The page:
|Updated Feb 12, 2007|
|Mackay Stories, p.16|
|Go BACK one page for beginning of this von Kienbusch quote.|
|Next day I was asked to be on the watch for these stirrups and if they were offered to me I should ask no questions and buy them. The guards were convinced that some young woman had hidden them under her skirt and had taken them as souvenirs, not realizing their value. This may well be true. As of today, the stirrups are still missing. The guards believe that the person who has them finds them useful, because of their flat treads, as ash receivers, and say that there is little likelihood of their being recovered until he or she dies and the heir disposes of them.
All this, of course, is purely theoretical. When Mr. Mackay's fortune was largely destroyed by the stock-market crash, he sold the Cumberland and Pembroke harnesses, a tapestry, and other pieces to the Metropolitan Museum. On his death in 1938, the remainder of his great collection was dispersed partly by auction and partly by private sale. At this time twenty harnesses went to the John Woodsman Higgins Armory in Worcester, Massachusetts; the rest was sold to other collectors, including myself." [C. Otto von Kienbusch]
|December 7, 2006
Peter, Thanks very much for forwarding this quote from the introduction to The Kretzschmar von Kienbusch Collection of Armor and Arms, privately published in a limited edition in 1963. It cross references very well with other pages on this website. Click on links within the quote above and back one page to see what I mean.
|January 6, 2007
Spent the day before yesterday with Burt Hart, whose father was plant supervisor for the Mackay Radio station at Sayville, Long Island and later Brentwood. The photo at the left is an early view of the Sayville facility when it was still being run by the German firm, Telefunken. Telefunken opened the original site in 1912. The German station was commandeered by the US Navy when we entered WW I and made a part of the Navy's high power chain, with the installation of a 200 KW Federal arc transmitter. Mackay leased the station from the government in 1927, embarking on a vast upgrade of it.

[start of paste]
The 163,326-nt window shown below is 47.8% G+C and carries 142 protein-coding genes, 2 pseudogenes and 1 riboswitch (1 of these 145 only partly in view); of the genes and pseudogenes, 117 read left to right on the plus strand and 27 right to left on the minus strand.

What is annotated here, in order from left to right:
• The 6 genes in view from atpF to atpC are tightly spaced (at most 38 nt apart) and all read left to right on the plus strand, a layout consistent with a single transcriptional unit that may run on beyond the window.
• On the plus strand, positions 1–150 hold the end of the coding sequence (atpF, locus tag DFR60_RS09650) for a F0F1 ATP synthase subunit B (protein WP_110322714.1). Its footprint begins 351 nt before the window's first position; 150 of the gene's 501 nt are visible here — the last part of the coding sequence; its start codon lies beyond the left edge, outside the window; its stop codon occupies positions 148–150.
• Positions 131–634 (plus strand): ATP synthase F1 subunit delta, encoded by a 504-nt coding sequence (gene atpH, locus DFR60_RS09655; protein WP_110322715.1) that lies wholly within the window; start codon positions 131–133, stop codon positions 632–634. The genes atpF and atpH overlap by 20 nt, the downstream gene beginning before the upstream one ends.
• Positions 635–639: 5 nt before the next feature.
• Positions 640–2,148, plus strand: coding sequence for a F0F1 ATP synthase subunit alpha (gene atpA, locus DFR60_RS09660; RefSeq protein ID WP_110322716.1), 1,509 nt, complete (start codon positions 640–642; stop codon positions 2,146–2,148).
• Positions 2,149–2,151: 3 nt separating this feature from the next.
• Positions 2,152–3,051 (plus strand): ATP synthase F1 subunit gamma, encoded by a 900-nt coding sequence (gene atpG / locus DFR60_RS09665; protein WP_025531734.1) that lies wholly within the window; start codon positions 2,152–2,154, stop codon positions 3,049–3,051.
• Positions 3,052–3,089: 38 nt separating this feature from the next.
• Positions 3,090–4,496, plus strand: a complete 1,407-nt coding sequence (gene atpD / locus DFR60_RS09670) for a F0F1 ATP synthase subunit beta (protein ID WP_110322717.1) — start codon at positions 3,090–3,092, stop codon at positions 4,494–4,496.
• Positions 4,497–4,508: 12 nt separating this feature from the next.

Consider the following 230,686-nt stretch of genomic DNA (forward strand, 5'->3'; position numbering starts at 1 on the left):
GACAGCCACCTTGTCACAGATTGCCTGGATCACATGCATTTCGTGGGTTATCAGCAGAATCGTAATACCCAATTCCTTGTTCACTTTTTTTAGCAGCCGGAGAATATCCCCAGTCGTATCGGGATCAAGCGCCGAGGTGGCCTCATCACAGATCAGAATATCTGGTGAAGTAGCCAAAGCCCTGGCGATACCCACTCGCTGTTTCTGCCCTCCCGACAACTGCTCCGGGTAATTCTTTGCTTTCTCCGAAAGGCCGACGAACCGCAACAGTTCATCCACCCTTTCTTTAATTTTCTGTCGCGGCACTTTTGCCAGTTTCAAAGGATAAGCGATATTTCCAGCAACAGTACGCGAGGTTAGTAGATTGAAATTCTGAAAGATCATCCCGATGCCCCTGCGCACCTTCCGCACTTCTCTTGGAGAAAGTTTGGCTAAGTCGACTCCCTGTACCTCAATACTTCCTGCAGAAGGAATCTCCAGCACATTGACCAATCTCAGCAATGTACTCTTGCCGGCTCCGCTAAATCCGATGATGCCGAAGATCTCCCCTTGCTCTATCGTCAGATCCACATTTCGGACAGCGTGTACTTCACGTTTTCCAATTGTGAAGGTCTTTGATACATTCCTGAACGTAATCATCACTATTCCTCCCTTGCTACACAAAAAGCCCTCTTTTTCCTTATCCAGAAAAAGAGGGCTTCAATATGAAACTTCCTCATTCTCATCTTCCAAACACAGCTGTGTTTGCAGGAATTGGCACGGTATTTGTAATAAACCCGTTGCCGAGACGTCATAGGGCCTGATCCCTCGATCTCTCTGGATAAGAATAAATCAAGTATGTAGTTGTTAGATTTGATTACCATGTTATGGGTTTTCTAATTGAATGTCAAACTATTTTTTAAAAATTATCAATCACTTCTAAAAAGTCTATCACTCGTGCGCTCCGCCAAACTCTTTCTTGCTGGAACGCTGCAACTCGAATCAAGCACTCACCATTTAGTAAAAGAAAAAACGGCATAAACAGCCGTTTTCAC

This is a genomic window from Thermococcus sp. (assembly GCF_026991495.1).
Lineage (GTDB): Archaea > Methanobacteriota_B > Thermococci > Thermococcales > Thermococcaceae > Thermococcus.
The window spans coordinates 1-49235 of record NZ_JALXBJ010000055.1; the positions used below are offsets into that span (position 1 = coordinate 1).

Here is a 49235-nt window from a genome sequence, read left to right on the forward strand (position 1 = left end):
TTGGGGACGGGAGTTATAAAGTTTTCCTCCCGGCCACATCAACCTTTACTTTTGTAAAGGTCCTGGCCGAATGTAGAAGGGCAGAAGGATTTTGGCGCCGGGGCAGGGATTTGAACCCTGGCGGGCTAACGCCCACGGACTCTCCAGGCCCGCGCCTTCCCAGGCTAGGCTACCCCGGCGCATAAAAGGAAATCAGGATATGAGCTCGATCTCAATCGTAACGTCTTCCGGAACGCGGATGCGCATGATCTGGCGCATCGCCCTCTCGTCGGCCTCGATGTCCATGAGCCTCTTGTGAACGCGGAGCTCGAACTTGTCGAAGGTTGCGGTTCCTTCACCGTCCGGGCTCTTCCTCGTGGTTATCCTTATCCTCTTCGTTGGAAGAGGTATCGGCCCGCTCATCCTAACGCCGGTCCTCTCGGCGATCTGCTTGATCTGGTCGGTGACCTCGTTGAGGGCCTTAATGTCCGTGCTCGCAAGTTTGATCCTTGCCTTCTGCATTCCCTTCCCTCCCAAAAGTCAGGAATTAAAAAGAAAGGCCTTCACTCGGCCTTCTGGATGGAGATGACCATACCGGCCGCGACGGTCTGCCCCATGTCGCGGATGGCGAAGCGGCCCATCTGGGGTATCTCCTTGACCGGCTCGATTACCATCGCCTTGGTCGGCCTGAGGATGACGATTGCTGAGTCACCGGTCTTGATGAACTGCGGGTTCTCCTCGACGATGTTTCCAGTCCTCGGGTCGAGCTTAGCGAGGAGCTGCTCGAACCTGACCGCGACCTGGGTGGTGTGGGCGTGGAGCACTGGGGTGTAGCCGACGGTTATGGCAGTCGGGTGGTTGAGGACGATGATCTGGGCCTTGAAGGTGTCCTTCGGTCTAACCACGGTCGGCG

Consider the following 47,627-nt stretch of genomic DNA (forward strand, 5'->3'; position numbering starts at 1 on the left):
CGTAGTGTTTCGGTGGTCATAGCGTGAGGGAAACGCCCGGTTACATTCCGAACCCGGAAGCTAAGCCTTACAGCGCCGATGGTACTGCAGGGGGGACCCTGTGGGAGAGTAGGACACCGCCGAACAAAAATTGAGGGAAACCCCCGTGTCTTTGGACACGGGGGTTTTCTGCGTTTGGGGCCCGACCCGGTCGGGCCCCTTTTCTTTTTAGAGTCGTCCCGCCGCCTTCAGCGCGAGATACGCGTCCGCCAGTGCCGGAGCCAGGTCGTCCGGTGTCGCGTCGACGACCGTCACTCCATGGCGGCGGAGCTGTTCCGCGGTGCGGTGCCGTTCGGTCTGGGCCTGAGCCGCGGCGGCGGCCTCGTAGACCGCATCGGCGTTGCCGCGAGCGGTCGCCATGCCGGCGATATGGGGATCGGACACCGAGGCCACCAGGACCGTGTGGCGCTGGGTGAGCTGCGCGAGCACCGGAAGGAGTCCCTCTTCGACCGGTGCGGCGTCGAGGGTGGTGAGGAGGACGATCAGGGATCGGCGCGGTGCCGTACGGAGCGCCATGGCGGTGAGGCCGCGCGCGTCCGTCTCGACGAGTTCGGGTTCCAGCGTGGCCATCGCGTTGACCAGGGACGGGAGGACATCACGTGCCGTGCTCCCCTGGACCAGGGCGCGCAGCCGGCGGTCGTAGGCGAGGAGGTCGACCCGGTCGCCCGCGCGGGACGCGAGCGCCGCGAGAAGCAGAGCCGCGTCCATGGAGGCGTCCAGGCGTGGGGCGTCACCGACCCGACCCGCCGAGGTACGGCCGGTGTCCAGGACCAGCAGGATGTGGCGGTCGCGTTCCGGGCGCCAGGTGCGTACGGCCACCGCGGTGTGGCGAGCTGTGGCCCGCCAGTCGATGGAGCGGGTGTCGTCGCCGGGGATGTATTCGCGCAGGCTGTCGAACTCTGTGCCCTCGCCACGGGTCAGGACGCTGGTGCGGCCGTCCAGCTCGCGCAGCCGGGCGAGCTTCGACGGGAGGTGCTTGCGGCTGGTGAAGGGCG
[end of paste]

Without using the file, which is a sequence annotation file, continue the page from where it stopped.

Burt is a treasure trove of info because he lived on the Sayville station site as a boy and later worked at the other Mackay installations on Long Island. Burt, 86, retired from ITT World Communications in 1976.
Burt was eight years old when his family moved into the site manager's on-site housing in 1928. The housing was comfortable and even came equipped with a tennis court.
I occasionally have lunch with some of the operators from WSL, the Mackay marine station at Southampton. We are losing these operators fast. Two of the group died within the past year and all but one is in his 80s or 90s.
George Flanagan, New York
|February 1, 2007
I have asked George Flanagan to send some additional information regarding the other Mackay Radio installations on Long Island. His additional information and pictures are being worked into the Mackay Radio pages on this website. Click here to view this expanding information.
|January 21, 2007
This site is fantastic. I've been very interested in Long Island's old estates. I've been obsessed with the Pratts for years. I'm always driving around looking for old remnants that are left. How sad it is that so much is gone now. Thank you for this great site. I was over at the Harbor Hill site last year. I wish I knew then that this website was here. Take care.
Michele Kutner, New York
January 26, 2007
...I've been going over the website with a fine tooth comb. I can't believe the amount of info you have on here. It is amazing. I think I'll be looking at it for a long time to come...
Thanks again, Michele
|February 9, 2007 MURDER - DETAILS?
Are you aware of the 1901 murder of Arthur Gschwind on the Mackay estate? He was my great grandmother's first husband. He worked on the estate and was murdered by a man who lived on an adjoining farm, John Bausch. I am not entirely clear on the reason, but it had something to do with horses or cows wandering across property lines. There was a dispute and Bausch ended up shooting and killing Gschwind. Bausch escaped and Mr. Mackay offered a $1,500 reward for his arrest. Bausch was eventually apprehended in Pennsylvania. If you or anyone else can tell me more about this murder, I would appreciate it.
Thank you, Nancy Staab
| If anyone knows any more of the details concerning the death in 1901 of Arthur Gschwind, please contact me and I will assist you in contacting Nancy Staab.
We have found three short articles in the New York Times archive (May and September 1901) that add a little more detail to Nancy's comments above. Bausch was found in Pennsylvania and extradited to New York for trial. His claimed that he shot in self-defense. Outcome of the trial is unknown to us.